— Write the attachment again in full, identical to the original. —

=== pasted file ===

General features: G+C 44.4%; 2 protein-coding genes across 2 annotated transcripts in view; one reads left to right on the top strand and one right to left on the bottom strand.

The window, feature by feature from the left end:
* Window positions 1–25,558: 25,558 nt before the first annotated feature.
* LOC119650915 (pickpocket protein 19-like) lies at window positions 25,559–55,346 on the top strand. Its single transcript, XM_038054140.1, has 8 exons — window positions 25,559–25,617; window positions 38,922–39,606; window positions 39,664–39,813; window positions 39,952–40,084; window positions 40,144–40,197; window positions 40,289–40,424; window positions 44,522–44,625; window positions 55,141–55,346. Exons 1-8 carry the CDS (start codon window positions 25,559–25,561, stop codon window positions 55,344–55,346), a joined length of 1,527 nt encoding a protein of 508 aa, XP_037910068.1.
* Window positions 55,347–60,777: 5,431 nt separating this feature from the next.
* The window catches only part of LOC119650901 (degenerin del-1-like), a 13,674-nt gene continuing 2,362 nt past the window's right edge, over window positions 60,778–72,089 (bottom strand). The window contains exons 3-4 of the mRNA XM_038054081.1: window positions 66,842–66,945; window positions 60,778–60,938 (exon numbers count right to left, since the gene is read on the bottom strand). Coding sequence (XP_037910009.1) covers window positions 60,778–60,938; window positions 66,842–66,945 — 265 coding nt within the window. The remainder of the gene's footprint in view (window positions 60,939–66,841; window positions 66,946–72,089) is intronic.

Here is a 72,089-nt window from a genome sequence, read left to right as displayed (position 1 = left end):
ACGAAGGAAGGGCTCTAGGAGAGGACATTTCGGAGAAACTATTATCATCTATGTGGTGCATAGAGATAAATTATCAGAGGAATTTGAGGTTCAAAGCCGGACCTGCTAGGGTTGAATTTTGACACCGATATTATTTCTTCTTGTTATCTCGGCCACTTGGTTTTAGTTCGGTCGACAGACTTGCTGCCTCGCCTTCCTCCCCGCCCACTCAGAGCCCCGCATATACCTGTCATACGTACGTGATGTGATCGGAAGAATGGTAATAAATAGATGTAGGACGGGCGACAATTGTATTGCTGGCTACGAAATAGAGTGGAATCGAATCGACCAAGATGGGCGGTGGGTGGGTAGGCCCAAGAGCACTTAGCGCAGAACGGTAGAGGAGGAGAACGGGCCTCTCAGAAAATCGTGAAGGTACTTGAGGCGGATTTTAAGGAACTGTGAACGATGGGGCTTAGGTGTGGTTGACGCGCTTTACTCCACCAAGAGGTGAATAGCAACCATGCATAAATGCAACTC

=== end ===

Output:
General features: G+C 44.4%; 2 protein-coding genes across 2 annotated transcripts in view; one reads left to right on the top strand and one right to left on the bottom strand.

The window, feature by feature from the left end:
* Window positions 1–25,558: 25,558 nt before the first annotated feature.
* LOC119650915 (pickpocket protein 19-like) lies at window positions 25,559–55,346 on the top strand. Its single transcript, XM_038054140.1, has 8 exons — window positions 25,559–25,617; window positions 38,922–39,606; window positions 39,664–39,813; window positions 39,952–40,084; window positions 40,144–40,197; window positions 40,289–40,424; window positions 44,522–44,625; window positions 55,141–55,346. Exons 1-8 carry the CDS (start codon window positions 25,559–25,561, stop codon window positions 55,344–55,346), a joined length of 1,527 nt encoding a protein of 508 aa, XP_037910068.1.
* Window positions 55,347–60,777: 5,431 nt separating this feature from the next.
* The window catches only part of LOC119650901 (degenerin del-1-like), a 13,674-nt gene continuing 2,362 nt past the window's right edge, over window positions 60,778–72,089 (bottom strand). The window contains exons 3-4 of the mRNA XM_038054081.1: window positions 66,842–66,945; window positions 60,778–60,938 (exon numbers count right to left, since the gene is read on the bottom strand). Coding sequence (XP_037910009.1) covers window positions 60,778–60,938; window positions 66,842–66,945 — 265 coding nt within the window. The remainder of the gene's footprint in view (window positions 60,939–66,841; window positions 66,946–72,089) is intronic.

Here is a 72,089-nt window from a genome sequence, read left to right as displayed (position 1 = left end):
ACGAAGGAAGGGCTCTAGGAGAGGACATTTCGGAGAAACTATTATCATCTATGTGGTGCATAGAGATAAATTATCAGAGGAATTTGAGGTTCAAAGCCGGACCTGCTAGGGTTGAATTTTGACACCGATATTATTTCTTCTTGTTATCTCGGCCACTTGGTTTTAGTTCGGTCGACAGACTTGCTGCCTCGCCTTCCTCCCCGCCCACTCAGAGCCCCGCATATACCTGTCATACGTACGTGATGTGATCGGAAGAATGGTAATAAATAGATGTAGGACGGGCGACAATTGTATTGCTGGCTACGAAATAGAGTGGAATCGAATCGACCAAGATGGGCGGTGGGTGGGTAGGCCCAAGAGCACTTAGCGCAGAACGGTAGAGGAGGAGAACGGGCCTCTCAGAAAATCGTGAAGGTACTTGAGGCGGATTTTAAGGAACTGTGAACGATGGGGCTTAGGTGTGGTTGACGCGCTTTACTCCACCAAGAGGTGAATAGCAACCATGCATAAATGCAACTC